Duty of candour

In our latest blog we discuss embedding the professional duty of candour for healthcare professionals. This follows on from our recent blog on caring about and dealing with complaints.

Telling service users (and their families) the truth when something goes wrong is fundamental to providing outstanding care as a provider. Therefore, healthcare professionals need to be candid with service users and their families when something does go wrong?

Across healthcare there has been a renewed focus on the need for healthcare professionals to be open and honest when something has gone wrong with service user care. It is important that we do not wait for them complain but inform them as soon as possible when things go wrong.

Telling service users the truth when something goes wrong reflects your continued commitment to reviewing how the duty of candour has been embedded in your organisation.

The CQC advise that the intention of this regulation is to ensure that providers are open and transparent with people who use services and other ‘relevant persons’ (people acting lawfully on their behalf) in general in relation to care and treatment. It also sets out some specific requirements that providers must follow when things go wrong with care and treatment, including informing people about the incident, providing reasonable support, providing truthful information and an apology when things go wrong.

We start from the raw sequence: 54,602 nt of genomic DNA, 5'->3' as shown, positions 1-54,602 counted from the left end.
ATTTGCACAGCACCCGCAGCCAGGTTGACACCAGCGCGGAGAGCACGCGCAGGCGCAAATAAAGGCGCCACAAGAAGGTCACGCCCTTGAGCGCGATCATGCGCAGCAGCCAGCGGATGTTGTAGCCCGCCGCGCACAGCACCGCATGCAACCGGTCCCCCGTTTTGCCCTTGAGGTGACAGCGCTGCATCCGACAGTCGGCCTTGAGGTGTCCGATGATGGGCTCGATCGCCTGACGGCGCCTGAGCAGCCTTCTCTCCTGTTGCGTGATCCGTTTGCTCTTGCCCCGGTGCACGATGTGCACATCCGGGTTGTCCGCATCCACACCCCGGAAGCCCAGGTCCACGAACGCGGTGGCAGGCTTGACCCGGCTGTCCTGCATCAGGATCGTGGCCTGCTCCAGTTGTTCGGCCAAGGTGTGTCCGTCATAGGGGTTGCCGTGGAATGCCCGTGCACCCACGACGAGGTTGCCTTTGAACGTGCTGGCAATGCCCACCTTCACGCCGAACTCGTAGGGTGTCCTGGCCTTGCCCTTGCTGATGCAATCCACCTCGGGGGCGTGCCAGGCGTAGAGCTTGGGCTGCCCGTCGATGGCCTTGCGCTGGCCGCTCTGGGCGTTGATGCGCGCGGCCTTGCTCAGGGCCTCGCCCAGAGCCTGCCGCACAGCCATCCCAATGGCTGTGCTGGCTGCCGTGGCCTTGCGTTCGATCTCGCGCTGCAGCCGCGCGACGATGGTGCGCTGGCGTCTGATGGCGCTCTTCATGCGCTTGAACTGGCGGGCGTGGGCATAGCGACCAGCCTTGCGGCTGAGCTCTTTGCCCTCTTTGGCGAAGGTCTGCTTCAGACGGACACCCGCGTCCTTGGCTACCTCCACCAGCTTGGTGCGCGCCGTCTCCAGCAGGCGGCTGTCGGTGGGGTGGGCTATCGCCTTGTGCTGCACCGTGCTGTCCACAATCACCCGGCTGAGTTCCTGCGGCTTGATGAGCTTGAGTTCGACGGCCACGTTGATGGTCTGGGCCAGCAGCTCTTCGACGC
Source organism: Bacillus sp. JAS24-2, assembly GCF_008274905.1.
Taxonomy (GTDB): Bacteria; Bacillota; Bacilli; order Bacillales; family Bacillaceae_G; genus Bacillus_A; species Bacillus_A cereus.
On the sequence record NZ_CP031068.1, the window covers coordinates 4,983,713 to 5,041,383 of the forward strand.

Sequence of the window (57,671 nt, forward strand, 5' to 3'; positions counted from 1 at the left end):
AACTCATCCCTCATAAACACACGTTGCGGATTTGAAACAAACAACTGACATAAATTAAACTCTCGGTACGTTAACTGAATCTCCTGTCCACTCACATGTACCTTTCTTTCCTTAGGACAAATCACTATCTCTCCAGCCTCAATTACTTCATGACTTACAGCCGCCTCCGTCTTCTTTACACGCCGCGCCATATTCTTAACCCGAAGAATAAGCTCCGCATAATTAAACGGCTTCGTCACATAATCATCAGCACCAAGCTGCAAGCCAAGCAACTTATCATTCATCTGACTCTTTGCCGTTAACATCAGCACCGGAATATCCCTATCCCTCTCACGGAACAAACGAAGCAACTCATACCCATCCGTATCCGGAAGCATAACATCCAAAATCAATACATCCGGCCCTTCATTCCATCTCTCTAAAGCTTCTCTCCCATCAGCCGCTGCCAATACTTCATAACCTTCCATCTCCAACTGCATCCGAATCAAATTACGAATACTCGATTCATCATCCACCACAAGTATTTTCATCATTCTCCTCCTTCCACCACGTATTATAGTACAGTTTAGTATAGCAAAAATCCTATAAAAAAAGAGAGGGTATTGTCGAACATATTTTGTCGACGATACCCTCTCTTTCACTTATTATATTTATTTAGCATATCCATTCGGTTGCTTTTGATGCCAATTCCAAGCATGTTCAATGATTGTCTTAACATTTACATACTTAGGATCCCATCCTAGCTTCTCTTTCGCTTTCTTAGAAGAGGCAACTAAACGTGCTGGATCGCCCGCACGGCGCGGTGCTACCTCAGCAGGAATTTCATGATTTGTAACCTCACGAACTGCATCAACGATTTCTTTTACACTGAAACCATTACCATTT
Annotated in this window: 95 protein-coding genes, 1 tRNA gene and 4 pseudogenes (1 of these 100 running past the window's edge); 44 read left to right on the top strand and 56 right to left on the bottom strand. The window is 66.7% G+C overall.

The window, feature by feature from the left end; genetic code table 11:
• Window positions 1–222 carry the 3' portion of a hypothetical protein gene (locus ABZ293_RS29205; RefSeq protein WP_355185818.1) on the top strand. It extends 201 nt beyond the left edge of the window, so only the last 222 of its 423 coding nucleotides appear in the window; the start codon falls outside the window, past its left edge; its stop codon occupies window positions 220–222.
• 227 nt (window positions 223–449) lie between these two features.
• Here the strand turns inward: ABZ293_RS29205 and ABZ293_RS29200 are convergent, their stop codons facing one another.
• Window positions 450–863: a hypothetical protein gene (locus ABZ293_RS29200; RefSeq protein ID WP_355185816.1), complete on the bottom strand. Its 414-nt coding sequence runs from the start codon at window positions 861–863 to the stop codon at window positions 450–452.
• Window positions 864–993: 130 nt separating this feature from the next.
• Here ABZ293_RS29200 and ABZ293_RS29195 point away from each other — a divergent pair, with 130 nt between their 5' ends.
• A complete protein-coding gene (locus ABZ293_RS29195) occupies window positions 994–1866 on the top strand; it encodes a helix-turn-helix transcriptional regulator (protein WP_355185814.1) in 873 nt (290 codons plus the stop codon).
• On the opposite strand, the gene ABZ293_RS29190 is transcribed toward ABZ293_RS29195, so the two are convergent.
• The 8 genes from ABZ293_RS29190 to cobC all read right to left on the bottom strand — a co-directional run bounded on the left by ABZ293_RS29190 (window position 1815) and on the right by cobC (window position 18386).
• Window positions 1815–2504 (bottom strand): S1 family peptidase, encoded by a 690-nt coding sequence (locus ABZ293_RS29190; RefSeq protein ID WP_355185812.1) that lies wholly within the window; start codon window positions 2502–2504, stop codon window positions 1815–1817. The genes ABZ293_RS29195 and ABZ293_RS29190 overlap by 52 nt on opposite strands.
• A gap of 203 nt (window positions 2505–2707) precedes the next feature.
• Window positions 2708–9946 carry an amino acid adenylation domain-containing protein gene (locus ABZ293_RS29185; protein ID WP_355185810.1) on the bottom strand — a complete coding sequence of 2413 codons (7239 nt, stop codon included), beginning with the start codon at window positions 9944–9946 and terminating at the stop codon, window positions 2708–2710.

Embedding duty of candour

To implement being open successfully health and social care organisations need to have a culture that is open and fair with mechanisms in place to implement and embed their policy within risk management and clinical governance processes. You should seek to encourage open and fair reporting of incidents from your staff team and assist in being open and provide processes where support is necessary. A member of the management should be identified to lead the policy and communication with staff to ensure that being open is implemented across your whole care organisation.

Concluding thoughts

The need for openness and honesty in healthcare is by no means a new concern, but the implementation of the duty of candour remains persistent and pressing. Our research across the wider regulatory and healthcare sectors, and work across jurisdictions underlines that consideration of candour is not just about interactions on an individual level. Our attention is also directed to the wider context in which healthcare is provided and the links between positive workplace cultures and better patient outcomes. Complex issues require multi-faceted responses and now is the time to widen the lens on our consideration of the professional duty of candour if we are to effect a step-change towards its full implementation by professionals.

If you need help around policies and procedures, we are experts in supporting care & nursing homes and domiciliary care providers in England and Wales. DJD Social Care Consultants offer assistance with ensuring homes and social care companies are compliant with the CQC and Contracts Monitoring Teams.

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